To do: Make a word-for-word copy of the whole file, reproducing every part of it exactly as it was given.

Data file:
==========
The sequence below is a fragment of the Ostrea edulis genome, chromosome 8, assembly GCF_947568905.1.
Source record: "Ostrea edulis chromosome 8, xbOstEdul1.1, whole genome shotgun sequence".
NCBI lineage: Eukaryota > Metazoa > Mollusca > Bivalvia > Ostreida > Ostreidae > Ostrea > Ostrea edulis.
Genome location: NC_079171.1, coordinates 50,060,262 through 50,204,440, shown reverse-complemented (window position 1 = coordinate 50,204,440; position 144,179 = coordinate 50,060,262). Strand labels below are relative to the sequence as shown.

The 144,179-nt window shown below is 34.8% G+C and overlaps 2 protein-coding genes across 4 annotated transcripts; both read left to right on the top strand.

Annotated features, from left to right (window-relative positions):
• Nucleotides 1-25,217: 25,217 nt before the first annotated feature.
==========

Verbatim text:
The sequence below is a fragment of the Ostrea edulis genome, chromosome 8, assembly GCF_947568905.1.
Source record: "Ostrea edulis chromosome 8, xbOstEdul1.1, whole genome shotgun sequence".
NCBI lineage: Eukaryota > Metazoa > Mollusca > Bivalvia > Ostreida > Ostreidae > Ostrea > Ostrea edulis.
Genome location: NC_079171.1, coordinates 50,060,262 through 50,204,440, shown reverse-complemented (window position 1 = coordinate 50,204,440; position 144,179 = coordinate 50,060,262). Strand labels below are relative to the sequence as shown.

The 144,179-nt window shown below is 34.8% G+C and overlaps 2 protein-coding genes across 4 annotated transcripts; both read left to right on the top strand.

Annotated features, from left to right (window-relative positions):
• Nucleotides 1-25,217: 25,217 nt before the first annotated feature.